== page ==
Surgeon Criticizes Hospital Leaders

Times Staff Writer

Dr. Debi Thomas, a world champion figure skater turned orthopedic surgeon, lent her considerable prestige to Martin Luther King Jr./Drew Medical Center in its most turbulent days.

“We are under siege,” she told the county Board of Supervisors, which oversees the public hospital near Watts, as allegations of shoddy patient care multiplied nearly two years ago. “The media has basically painted a picture that I think is very untrue.... There are thousands of people that are helped by this hospital and trauma center.”

Now, as King/Drew scrambles to finish reforms in time for a critical federal inspection, Thomas has dramatically pulled her support from the hospital’s leaders. Indeed, she faulted King/Drew’s top administrators at an informational meeting for physicians last month with the very regulators who will decide the medical center’s fate.

“I just said we have policies in place that cause us to have to deliver bad care, and that’s wrong,” said Thomas, 39, of the June 23 meeting at King/Drew. “I just told them I’m ticked off at the way things are running.”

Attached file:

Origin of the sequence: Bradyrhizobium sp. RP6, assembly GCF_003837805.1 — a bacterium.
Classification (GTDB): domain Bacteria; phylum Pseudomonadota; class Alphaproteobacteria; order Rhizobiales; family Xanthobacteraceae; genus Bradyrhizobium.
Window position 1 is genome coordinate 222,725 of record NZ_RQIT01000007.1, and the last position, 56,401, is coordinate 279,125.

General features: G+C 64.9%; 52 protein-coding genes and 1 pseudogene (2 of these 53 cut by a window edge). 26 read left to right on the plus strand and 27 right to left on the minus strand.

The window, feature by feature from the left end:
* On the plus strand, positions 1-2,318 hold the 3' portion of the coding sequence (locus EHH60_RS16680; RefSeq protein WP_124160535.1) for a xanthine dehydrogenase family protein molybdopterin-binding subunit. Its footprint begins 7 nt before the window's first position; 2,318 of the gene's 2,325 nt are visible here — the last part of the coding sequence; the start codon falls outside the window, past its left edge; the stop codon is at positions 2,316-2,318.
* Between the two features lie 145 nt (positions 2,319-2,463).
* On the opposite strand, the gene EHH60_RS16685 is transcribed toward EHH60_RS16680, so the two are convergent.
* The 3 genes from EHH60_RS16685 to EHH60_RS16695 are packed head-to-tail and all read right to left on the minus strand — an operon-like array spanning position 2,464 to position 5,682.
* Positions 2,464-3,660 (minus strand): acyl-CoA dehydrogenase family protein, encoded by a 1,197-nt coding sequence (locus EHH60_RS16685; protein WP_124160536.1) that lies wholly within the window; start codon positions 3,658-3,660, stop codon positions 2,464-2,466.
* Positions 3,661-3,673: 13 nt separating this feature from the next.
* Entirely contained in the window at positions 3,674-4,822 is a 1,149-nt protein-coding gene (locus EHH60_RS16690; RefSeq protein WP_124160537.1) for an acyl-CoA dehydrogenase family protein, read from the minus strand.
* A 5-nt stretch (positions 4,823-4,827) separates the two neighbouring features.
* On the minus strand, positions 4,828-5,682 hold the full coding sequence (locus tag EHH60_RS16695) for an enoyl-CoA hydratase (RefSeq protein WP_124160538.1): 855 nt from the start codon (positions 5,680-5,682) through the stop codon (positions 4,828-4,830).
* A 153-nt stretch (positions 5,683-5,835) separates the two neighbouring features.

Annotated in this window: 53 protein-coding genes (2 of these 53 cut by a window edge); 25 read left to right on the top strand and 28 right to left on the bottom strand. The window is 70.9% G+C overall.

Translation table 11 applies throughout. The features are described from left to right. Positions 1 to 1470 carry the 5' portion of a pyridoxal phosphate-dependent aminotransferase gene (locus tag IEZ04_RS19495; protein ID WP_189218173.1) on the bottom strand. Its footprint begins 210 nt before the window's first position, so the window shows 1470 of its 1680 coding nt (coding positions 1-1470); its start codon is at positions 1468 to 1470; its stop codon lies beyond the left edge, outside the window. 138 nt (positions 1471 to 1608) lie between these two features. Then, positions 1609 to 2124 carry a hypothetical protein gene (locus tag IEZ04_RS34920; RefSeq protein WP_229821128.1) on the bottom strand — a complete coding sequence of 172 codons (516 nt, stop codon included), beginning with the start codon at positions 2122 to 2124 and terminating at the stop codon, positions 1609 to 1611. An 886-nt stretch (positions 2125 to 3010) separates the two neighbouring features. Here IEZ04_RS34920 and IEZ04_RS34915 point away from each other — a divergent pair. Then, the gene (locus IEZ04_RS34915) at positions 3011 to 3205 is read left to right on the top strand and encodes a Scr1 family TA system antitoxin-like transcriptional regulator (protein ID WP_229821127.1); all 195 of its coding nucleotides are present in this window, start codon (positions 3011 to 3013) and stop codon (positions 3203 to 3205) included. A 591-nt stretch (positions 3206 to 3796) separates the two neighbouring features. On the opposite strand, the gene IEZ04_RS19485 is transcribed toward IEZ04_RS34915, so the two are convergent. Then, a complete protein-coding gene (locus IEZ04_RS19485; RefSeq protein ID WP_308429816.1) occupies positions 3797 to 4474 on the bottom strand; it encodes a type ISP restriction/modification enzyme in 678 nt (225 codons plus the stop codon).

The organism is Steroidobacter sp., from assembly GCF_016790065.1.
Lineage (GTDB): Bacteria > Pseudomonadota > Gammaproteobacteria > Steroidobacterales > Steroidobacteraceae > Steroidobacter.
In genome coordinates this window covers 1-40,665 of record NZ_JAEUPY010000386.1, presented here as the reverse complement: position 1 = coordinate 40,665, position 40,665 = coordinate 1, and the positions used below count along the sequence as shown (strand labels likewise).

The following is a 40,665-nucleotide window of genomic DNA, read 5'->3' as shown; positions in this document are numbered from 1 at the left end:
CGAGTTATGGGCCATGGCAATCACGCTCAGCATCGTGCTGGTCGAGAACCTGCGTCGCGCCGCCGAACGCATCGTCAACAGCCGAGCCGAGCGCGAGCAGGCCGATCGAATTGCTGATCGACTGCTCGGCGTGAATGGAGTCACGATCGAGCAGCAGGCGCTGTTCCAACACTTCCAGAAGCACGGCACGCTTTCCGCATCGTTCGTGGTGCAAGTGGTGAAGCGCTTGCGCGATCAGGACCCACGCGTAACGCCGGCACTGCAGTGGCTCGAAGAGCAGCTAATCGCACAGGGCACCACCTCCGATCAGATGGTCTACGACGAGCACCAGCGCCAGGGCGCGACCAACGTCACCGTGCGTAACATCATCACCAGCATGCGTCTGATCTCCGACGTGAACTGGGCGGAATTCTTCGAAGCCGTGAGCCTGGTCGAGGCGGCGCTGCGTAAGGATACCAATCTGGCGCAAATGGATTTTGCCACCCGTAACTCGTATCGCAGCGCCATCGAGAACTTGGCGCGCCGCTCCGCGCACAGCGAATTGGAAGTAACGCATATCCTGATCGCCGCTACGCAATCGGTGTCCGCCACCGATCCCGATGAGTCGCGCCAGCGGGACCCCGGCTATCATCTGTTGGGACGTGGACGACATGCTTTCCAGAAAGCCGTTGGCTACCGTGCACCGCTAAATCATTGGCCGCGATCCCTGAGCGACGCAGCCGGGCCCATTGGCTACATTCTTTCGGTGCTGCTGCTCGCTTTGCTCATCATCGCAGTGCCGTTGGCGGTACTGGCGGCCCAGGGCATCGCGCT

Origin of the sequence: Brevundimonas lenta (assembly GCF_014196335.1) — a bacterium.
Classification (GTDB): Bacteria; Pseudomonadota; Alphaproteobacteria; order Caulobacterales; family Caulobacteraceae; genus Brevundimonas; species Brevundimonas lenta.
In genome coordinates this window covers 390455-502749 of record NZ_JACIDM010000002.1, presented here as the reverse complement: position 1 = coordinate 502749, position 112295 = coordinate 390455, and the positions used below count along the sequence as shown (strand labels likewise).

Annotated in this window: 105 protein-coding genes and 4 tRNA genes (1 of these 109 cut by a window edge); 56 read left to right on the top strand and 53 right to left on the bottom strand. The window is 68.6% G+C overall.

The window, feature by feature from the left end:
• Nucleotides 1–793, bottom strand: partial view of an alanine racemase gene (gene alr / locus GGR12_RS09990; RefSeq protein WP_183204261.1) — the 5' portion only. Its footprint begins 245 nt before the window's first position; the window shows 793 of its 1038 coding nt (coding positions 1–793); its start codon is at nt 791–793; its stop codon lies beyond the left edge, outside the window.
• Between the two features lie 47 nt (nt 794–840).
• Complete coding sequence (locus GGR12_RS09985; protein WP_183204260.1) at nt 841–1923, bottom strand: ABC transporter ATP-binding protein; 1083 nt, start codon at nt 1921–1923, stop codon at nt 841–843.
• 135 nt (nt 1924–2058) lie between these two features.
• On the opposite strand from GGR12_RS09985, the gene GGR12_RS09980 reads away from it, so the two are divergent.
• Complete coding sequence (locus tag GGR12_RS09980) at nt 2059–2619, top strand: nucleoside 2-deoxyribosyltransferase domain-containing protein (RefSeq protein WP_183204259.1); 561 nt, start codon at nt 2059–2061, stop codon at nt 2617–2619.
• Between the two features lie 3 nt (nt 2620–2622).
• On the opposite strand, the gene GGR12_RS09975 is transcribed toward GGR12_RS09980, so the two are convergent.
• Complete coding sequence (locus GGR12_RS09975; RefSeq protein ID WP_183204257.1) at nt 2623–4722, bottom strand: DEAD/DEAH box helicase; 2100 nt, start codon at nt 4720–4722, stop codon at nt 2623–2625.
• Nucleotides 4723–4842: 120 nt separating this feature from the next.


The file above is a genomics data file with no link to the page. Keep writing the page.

She added, “I know they’ll try to spin it and make it look like I’m crazy or whatever, but when I got up and said that, everybody in the room was thinking the same thing.”

The surgeon’s words carry an extra sting -- and not just because she was an athletic celebrity with an impressive triple toe loop who in 1988 became the first African American to medal in the Winter Olympics. She is also a paid spokeswoman for the federal government’s health quality agency, a featured authority in public service announcements.

Thomas finished her orthopedic surgery training at King/Drew last year and left the hospital as planned at the end of last month to prepare for her certification examination and begin a fellowship at another Southern California hospital.

At the meeting and in an interview, she contended that administrators have created a dangerous backlog of cases by closing all but two of King/Drew’s operating rooms during a $12.5-million renovation. Adding to the delays, the hospital temporarily cut the number of anesthesiologists working overnight from two to one.

As a result, Thomas said, many patients with serious fractures, and in some cases open wounds, have had to wait days for surgery after being bumped by emergencies and elective surgeries, such as cataract removals and hernia repairs.